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July 20, 2023

Glioblastoma Awareness Day – Horner & Shifrin Remembers Paul Wojciechowski

In honor of Glioblastoma Awareness Day, Horner & Shifrin is remembering our colleague and friend Paul Wojciechowski, his impact on the St. Louis community and the tragic loss of this innovator to an aggressive and little-understood disease.

Paul Wojciechowski was born and raised in North St. Louis. He attended the University of Missouri – Rolla (now Missouri S&T) and earned his bachelor’s degree in civil engineering in 1983. Over the course of his 38 years in the industry, Paul held a variety of positions on both the consulting and public works sides of the table. One consistent thread ran through his work: the enhancement of communities through active and multimodal transportation infrastructure.

As an avid cyclist himself, Paul understood the need for communities to have a robust variety of transportation options, running a spectrum from pedestrians on foot, to commuters on bicycles, to motor vehicles of all sizes. His work as a consultant included planning and design of greenways and trails, roadways and streets, on-street bikeways, pedestrian improvements, transit improvements, land-use, and multi-modal transportation integration. Paul believed that a community was only as good as the connections it provided to its residents and visitors, and he worked tirelessly to make those types of connections a reality. His efforts garnered multiple awards over the course of his career, including the 2010 Healthy Active Living Award from Trailnet, a 2009 Distinguished Service Award from the Missouri Bike Federation and the 2006 Distinguished Leadership Award for Professional Planner from the St. Louis American Planning Association.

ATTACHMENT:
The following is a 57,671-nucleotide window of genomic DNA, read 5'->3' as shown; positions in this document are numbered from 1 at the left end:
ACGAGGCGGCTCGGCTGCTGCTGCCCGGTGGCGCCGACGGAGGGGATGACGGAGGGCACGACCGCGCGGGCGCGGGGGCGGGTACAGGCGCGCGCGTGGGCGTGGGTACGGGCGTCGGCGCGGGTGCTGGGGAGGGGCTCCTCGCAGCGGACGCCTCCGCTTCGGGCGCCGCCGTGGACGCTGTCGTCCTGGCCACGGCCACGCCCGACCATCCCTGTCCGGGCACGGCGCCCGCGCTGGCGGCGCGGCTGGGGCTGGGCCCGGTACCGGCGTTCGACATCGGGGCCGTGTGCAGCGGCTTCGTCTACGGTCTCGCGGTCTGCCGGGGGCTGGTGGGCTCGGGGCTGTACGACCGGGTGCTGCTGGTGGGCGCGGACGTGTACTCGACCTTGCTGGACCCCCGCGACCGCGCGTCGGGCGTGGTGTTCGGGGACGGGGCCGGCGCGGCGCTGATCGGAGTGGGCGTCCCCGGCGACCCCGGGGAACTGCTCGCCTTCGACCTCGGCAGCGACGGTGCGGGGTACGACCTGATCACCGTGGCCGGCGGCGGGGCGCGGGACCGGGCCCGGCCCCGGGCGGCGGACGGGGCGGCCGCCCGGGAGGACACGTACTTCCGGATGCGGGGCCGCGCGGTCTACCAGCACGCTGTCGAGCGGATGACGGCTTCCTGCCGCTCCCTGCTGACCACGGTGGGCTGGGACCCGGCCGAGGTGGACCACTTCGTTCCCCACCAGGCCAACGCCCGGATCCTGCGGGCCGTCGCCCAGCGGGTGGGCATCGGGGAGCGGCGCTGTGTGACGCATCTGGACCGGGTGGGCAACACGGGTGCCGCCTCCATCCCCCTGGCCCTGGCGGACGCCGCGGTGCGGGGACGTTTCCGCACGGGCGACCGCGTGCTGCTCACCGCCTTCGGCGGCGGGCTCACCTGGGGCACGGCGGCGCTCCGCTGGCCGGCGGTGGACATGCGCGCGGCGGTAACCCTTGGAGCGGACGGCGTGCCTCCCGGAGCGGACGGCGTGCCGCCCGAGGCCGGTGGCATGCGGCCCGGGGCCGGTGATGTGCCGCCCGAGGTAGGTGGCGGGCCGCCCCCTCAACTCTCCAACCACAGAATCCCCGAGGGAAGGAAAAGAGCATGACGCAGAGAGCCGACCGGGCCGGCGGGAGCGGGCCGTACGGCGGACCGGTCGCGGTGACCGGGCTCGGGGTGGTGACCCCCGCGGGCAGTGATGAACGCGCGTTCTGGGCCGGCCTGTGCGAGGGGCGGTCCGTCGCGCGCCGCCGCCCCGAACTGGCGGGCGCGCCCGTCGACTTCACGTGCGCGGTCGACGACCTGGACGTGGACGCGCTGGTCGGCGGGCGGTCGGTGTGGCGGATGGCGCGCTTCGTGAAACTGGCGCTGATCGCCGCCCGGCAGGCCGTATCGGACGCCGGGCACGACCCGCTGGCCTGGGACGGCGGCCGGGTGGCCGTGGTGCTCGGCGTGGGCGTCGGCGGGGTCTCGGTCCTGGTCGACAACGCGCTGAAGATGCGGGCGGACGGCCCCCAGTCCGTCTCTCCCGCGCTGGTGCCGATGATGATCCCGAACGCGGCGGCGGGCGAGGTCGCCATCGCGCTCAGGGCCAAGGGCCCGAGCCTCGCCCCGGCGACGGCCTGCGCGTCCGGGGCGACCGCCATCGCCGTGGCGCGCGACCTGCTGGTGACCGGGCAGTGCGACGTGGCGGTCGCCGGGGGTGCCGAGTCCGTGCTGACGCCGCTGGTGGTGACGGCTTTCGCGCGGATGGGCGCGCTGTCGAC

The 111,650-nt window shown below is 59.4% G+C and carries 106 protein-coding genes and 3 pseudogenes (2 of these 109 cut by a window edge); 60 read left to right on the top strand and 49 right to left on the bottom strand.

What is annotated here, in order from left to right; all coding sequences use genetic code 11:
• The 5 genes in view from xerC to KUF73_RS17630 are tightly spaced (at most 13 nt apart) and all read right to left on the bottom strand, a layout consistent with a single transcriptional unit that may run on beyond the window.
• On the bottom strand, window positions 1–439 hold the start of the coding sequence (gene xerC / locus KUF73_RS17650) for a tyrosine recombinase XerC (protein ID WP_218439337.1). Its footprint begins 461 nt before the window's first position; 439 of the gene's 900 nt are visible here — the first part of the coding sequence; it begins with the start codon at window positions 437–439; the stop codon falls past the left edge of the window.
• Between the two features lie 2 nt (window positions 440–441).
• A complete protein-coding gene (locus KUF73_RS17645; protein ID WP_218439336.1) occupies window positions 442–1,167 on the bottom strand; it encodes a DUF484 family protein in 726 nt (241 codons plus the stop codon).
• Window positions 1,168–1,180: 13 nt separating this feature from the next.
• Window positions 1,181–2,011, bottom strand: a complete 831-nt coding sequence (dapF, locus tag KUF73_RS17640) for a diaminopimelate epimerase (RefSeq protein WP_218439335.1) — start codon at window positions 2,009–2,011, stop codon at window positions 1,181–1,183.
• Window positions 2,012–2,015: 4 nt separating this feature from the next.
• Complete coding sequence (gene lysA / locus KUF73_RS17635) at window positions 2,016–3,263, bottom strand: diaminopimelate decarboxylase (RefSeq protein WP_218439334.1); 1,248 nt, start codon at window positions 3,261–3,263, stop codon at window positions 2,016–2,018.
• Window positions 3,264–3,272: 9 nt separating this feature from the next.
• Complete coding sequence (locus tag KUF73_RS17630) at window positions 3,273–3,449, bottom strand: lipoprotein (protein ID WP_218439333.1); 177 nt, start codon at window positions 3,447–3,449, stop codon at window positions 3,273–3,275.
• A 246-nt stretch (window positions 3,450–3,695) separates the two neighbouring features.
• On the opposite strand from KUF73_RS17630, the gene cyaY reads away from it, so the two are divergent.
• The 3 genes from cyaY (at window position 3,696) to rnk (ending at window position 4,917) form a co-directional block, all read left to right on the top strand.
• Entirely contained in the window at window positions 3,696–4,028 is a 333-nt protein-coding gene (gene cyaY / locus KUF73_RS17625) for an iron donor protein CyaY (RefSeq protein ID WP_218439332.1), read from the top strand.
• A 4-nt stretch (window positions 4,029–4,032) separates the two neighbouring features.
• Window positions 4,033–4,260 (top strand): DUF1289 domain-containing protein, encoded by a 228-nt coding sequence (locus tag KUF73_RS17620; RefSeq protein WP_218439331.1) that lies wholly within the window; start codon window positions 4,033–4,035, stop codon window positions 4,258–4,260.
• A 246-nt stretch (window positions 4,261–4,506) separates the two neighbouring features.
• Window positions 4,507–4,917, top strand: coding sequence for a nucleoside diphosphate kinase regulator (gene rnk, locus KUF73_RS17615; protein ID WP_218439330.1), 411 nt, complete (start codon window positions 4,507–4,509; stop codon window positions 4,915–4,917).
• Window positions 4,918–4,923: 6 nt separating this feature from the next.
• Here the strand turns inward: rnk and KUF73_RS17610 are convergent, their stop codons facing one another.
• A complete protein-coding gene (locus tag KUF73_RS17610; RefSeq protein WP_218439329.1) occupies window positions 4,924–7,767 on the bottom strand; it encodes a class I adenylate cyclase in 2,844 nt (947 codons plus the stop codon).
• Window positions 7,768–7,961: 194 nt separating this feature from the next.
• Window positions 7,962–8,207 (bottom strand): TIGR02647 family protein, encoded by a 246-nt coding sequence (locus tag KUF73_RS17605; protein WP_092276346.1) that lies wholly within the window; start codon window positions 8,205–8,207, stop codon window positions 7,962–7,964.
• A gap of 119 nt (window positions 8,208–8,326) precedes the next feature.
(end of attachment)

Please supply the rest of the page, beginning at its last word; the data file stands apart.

On February 25, 2022, as he sat at his desk in Horner & Shifrin’s O’Fallon, Missouri office, Paul experienced vision impairments and disorientation for the first time. After a trip to the emergency room and a diagnostic MRI, physicians located a mass on Paul’s brain, Glioblastoma.

Glioblastoma (GBM) is one of the most complex, deadly, and treatment-resistant cancers. With more than 14,490 Americans expected to receive a GBM diagnosis in 2023, GBM accounts for 50.1% of all primary malignant brain tumors. Despite being first identified in the 1920s, there have only been four drugs and one device approved by the FDA specifically for the treatment of GBM; none of these devices have succeeded in significantly extending a patient’s life beyond a few extra months.

Paul had his first surgery in early March 2022, to remove one tumor. A second tumor was located during the surgery. He endured six weeks of chemotherapy and radiation; despite this, the tumor continued to grow. In early August, Paul traveled to Cleveland, where he underwent another surgery. More than 90% of the tumor was removed at that time, and Paul spent five weeks there recovering before returning home in early September. At an MRI appointment in late October, scans showed that the tumor had grown back. Less than two months later, Paul lost his battle with Glioblastoma, only 10 months after the first signs of his disease.

Paul left a lasting impression on the St. Louis region. He served as the Project Manager responsible for the Gateway Bike Plan, a project which included more than 1,100 miles of on-street bikeways and greenways, connecting economic centers, transit facilities and schools in St. Louis City, St. Louis County and St. Charles County. The goal of this project was to provide for the increased use of bicycles for travel and safety improvements for all users. Although Paul was taken by Glioblastoma in 2022, his legacy lives on through his work. Paul is remembered as an innovative planner and engineer, and an eternal member of the H&S family.

Multiple organizations exist to further research into Glioblastoma, including the National Brain Tumor Society and the Glioblastoma Research Organization. Please visit these websites for more information on how you can help support their valuable work.

Innovation. Agility.
Reliability. Horner & Shifrin.